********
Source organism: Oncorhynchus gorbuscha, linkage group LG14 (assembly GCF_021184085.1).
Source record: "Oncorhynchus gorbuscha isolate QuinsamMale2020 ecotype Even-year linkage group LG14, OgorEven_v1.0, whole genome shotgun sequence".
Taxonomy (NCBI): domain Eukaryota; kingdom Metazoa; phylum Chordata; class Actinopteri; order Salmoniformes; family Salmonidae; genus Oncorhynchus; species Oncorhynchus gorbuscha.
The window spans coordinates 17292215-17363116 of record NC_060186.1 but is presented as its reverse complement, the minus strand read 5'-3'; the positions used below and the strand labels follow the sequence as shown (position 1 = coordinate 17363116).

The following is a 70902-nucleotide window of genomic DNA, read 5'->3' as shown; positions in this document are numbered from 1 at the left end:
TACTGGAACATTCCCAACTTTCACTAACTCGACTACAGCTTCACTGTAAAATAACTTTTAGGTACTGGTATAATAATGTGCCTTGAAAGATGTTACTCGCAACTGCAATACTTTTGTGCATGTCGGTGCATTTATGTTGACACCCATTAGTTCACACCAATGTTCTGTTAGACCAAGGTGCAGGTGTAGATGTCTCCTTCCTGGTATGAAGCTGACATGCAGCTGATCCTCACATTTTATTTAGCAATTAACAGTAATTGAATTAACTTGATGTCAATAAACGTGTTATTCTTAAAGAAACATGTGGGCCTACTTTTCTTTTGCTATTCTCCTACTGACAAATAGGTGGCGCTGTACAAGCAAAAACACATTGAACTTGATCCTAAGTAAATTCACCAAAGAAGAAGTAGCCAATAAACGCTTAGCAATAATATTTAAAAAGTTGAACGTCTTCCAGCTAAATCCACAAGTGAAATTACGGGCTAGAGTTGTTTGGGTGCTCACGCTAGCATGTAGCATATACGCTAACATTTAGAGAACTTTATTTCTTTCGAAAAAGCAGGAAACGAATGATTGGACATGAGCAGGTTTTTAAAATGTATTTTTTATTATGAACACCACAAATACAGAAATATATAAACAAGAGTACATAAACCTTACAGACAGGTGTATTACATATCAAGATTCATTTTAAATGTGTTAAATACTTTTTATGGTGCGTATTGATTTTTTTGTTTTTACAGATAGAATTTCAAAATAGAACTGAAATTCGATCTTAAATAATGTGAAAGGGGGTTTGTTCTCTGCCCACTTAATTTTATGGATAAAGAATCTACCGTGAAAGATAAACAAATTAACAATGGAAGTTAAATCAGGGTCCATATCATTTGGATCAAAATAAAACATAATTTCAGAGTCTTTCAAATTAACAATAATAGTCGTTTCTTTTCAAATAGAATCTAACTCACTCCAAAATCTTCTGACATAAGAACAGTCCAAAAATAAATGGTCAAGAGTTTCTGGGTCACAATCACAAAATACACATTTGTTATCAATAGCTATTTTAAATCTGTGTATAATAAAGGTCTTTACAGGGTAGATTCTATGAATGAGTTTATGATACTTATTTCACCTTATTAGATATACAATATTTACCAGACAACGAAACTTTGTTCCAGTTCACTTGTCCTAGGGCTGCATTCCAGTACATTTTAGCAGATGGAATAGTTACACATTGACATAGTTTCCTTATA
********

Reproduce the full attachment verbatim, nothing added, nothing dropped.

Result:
Source organism: Oncorhynchus gorbuscha, linkage group LG14 (assembly GCF_021184085.1).
Source record: "Oncorhynchus gorbuscha isolate QuinsamMale2020 ecotype Even-year linkage group LG14, OgorEven_v1.0, whole genome shotgun sequence".
Taxonomy (NCBI): domain Eukaryota; kingdom Metazoa; phylum Chordata; class Actinopteri; order Salmoniformes; family Salmonidae; genus Oncorhynchus; species Oncorhynchus gorbuscha.
The window spans coordinates 17292215-17363116 of record NC_060186.1 but is presented as its reverse complement, the minus strand read 5'-3'; the positions used below and the strand labels follow the sequence as shown (position 1 = coordinate 17363116).

The following is a 70902-nucleotide window of genomic DNA, read 5'->3' as shown; positions in this document are numbered from 1 at the left end:
TACTGGAACATTCCCAACTTTCACTAACTCGACTACAGCTTCACTGTAAAATAACTTTTAGGTACTGGTATAATAATGTGCCTTGAAAGATGTTACTCGCAACTGCAATACTTTTGTGCATGTCGGTGCATTTATGTTGACACCCATTAGTTCACACCAATGTTCTGTTAGACCAAGGTGCAGGTGTAGATGTCTCCTTCCTGGTATGAAGCTGACATGCAGCTGATCCTCACATTTTATTTAGCAATTAACAGTAATTGAATTAACTTGATGTCAATAAACGTGTTATTCTTAAAGAAACATGTGGGCCTACTTTTCTTTTGCTATTCTCCTACTGACAAATAGGTGGCGCTGTACAAGCAAAAACACATTGAACTTGATCCTAAGTAAATTCACCAAAGAAGAAGTAGCCAATAAACGCTTAGCAATAATATTTAAAAAGTTGAACGTCTTCCAGCTAAATCCACAAGTGAAATTACGGGCTAGAGTTGTTTGGGTGCTCACGCTAGCATGTAGCATATACGCTAACATTTAGAGAACTTTATTTCTTTCGAAAAAGCAGGAAACGAATGATTGGACATGAGCAGGTTTTTAAAATGTATTTTTTATTATGAACACCACAAATACAGAAATATATAAACAAGAGTACATAAACCTTACAGACAGGTGTATTACATATCAAGATTCATTTTAAATGTGTTAAATACTTTTTATGGTGCGTATTGATTTTTTTGTTTTTACAGATAGAATTTCAAAATAGAACTGAAATTCGATCTTAAATAATGTGAAAGGGGGTTTGTTCTCTGCCCACTTAATTTTATGGATAAAGAATCTACCGTGAAAGATAAACAAATTAACAATGGAAGTTAAATCAGGGTCCATATCATTTGGATCAAAATAAAACATAATTTCAGAGTCTTTCAAATTAACAATAATAGTCGTTTCTTTTCAAATAGAATCTAACTCACTCCAAAATCTTCTGACATAAGAACAGTCCAAAAATAAATGGTCAAGAGTTTCTGGGTCACAATCACAAAATACACATTTGTTATCAATAGCTATTTTAAATCTGTGTATAATAAAGGTCTTTACAGGGTAGATTCTATGAATGAGTTTATGATACTTATTTCACCTTATTAGATATACAATATTTACCAGACAACGAAACTTTGTTCCAGTTCACTTGTCCTAGGGCTGCATTCCAGTACATTTTAGCAGATGGAATAGTTACACATTGACATAGTTTCCTTATA